First Lines: There are summers you’ll always remember and summers you’ve forgotten even before they’re through. It’s never an in-between season. Whole months can slip by, and you don’t know what you did or where you were.
Usually, when summer comes around, I forget that I have books about summer that I should actually read during the summer. Because if I don’t, then I’ll end up waiting another year to read it when summer comes back. This is one of those books. On my to-read list since 2010. You’re welcome, book. I’ve finally read you (and in the summer!).
Summer used to be a great time for Mia, as she visited her cousin in the Hamptons. But she hasn’t seen them in 3 years…until this year. And it isn’t the summer Mia expected. There’s a pale boy who seems to glow against the dark waves. There are secrets and pressures Mia’s never had to deal with. One thing is for sure: this will be a summer Mia will never forget.
Sorry if I’m a little vague up there. I knew next to nothing about this book before I started it, and I think that helped make it more interesting. (That doesn’t work for all books, but it was cool here.)
I was incredibly surprised by this book. It was so many things at once. It wasn’t entirely a love story, nor was it entirely a problem novel. It was just…life. It was heavy and light all at the same time. It was a story of love and growing up. And I liked that.
I’m also not kidding when I say it’s a heavy read. This isn’t your typical beach fluff. It deals with real issues too. Perhaps the most surprising and underutilized in YA lit was the issue of social class. It was huge here. It was a current that ran underneath nearly everything that happened in the story. Who has money and who doesn’t meant the world to the characters. I liked that it incorporated this because I don’t think it’s a topic that gets much coverage in books. Outside of fairytales and historical fictions, at least.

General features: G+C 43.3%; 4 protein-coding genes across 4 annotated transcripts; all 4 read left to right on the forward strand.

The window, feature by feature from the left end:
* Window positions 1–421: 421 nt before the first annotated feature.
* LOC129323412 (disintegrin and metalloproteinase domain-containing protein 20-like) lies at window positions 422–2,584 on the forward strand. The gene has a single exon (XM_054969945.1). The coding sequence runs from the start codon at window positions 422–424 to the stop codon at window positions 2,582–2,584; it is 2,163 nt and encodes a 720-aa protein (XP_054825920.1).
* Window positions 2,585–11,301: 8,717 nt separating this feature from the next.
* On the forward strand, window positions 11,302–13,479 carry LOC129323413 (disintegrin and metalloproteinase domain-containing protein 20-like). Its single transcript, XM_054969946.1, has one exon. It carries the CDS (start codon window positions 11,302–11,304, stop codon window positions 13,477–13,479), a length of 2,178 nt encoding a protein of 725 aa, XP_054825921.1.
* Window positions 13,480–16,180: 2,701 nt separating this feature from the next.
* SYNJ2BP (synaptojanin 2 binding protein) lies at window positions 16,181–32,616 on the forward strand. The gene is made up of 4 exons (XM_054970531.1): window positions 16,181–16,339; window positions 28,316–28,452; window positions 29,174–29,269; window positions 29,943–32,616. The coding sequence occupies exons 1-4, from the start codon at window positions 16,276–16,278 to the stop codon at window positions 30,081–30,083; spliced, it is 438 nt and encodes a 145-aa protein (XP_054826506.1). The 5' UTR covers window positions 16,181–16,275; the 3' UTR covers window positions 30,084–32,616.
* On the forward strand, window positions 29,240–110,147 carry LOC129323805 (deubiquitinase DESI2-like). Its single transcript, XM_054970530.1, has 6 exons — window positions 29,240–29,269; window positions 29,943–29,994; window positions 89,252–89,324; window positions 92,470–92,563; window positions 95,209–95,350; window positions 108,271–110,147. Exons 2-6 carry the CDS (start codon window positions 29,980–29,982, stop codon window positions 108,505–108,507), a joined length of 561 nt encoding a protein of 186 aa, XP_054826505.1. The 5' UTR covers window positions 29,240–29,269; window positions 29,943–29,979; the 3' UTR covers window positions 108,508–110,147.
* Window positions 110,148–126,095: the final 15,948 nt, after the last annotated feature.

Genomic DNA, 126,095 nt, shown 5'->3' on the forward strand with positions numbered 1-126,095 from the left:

And it was even more serious than that, but I can’t go into details without spoiling things. Just take my word on this.
One issue that I had with the book was that even after I finished, I can’t really tell you who Mia is as a character. She never really forms her own opinions about herself and relies on everyone around her to tell her who she is. So she has a warped perspective of herself because everyone sees her differently. I suppose that’s partly the point of the story, but it just drove me crazy because I could never quite pin down what she liked, what she disliked, and what she’d do next.
Overall, I was impressed with this story. I was surprised by its serious nature as well as its fun moments. Some parts of it were predictable or didn’t work as well as the author had wanted, but still a good summer read.